Album Review: Geographer – MYTH




In December, the world got its first taste of new sounds from Geographer‘s first full-length on Modern Art Records through the lead single “Life of Crime”. The song serves as MYTH’s opening track, unpacking the oversized synthesizers, making it clear that there’s something a bit different about this group. Although they sound bigger, they’re still relative newcomers aiming for the understated, shying away from the carefree songs that made up 2010’s much-loved Animal Shapes EP.

Vocalist Michael Deni and his San Francisco-based band explore societal myths on this disc, and in doing so, let their dance-pop lose some of its sheen. The most obvious foray into newer territory is the guitar-driven “The Myth of Youth”. Bruce Springsteen and Arcade Fire have been cited as influences on the recording of MYTH, so it’s no mistake that more than ever, guitars define the release. The frustration in “Blinders” explains itself through even more angular guitar attack; it’s clear that Geographer is maturing, and, as they do, they’re exploring new textures.

Still, “Lover’s Game”, a straightforward pop jam built around piano and Deni’s superb falsetto, is the band at their strongest. Built on loose lines like “There’s nothing we can do/We were born to die fools,” the song is open and relaxed enough to let everyone join their party.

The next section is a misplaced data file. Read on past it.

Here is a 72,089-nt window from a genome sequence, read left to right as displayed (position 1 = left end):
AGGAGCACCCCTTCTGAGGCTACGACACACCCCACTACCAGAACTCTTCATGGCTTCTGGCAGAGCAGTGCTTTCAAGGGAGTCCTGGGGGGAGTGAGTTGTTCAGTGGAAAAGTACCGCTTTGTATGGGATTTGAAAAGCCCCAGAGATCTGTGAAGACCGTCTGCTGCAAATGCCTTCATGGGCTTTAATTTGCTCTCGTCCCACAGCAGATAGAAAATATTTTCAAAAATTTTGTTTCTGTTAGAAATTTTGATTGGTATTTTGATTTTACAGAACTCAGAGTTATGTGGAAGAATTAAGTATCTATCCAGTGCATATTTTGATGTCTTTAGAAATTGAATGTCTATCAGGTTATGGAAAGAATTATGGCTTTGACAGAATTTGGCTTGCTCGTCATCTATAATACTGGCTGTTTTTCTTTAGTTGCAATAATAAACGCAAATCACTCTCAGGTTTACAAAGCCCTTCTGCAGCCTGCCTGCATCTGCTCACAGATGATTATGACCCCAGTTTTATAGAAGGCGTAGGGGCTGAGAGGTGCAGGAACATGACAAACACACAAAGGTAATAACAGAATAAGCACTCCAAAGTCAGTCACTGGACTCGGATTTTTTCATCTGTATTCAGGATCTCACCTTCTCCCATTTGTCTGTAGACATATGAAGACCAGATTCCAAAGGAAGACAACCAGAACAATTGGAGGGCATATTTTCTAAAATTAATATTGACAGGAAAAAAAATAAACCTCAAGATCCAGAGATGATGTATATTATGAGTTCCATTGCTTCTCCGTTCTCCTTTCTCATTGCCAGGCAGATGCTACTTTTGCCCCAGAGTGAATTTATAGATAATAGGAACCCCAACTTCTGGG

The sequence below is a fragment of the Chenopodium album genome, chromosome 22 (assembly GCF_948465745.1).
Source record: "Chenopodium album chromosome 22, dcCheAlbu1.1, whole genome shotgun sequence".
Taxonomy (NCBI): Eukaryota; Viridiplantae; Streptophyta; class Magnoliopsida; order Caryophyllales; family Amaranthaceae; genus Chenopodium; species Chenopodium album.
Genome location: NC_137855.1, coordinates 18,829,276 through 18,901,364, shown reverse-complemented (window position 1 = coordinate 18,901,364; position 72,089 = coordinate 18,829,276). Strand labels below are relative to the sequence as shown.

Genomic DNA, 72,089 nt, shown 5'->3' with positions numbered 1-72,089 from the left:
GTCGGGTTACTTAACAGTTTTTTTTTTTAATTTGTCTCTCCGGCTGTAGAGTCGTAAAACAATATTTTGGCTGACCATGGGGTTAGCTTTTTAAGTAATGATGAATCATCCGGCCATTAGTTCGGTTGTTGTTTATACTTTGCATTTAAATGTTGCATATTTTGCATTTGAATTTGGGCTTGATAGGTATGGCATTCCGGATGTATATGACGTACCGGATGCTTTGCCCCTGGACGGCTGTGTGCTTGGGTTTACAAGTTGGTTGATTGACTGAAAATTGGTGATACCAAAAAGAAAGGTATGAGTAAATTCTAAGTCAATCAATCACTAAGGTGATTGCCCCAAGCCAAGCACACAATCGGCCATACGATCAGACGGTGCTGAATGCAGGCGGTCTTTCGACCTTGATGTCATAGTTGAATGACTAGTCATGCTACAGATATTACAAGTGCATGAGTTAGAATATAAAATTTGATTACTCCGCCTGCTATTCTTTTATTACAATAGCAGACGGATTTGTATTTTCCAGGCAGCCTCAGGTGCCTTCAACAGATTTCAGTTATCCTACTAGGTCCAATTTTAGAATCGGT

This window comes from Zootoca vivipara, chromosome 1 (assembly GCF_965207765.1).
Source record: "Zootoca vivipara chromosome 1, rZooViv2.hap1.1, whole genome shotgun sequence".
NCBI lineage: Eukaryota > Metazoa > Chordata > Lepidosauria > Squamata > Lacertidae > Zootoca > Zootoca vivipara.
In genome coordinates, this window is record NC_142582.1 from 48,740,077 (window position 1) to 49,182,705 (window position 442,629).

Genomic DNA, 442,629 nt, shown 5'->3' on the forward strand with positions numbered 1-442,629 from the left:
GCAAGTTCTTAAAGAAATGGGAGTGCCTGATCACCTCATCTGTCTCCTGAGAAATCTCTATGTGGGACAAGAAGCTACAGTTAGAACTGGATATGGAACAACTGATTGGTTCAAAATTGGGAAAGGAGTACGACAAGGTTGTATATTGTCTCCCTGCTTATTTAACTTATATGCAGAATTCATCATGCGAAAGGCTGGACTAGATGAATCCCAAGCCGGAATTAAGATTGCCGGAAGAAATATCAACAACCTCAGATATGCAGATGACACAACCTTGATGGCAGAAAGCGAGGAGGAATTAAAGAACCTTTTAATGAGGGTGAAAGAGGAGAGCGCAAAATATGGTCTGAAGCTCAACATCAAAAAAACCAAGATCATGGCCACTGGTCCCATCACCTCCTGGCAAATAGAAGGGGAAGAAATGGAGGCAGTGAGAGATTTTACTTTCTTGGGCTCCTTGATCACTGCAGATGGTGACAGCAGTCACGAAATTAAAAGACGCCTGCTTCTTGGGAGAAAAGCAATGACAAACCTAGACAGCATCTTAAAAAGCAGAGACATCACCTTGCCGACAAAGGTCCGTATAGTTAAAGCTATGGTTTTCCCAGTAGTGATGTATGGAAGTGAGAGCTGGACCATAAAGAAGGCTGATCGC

Meanwhile, “Kaleidoscope” shows us the ambient, loop-loving side of Geographer. It’s sparse and alive with a chilliness that Deni’s clear, high voice perfectly impresses upon. And, of course, “Kites” is a welcome nod to the EP that gained them so much attention in 2010. While the expectations off of that one EP were very high, Geographer managed to show how well they clean up. 

Essential Tracks: “Lovers Game”, “Kaleidoscope”, and “Kites”

Be sure to catch Geographer beginning this March as they headline CoS’ first nationwide tour, alongside Modern Art.

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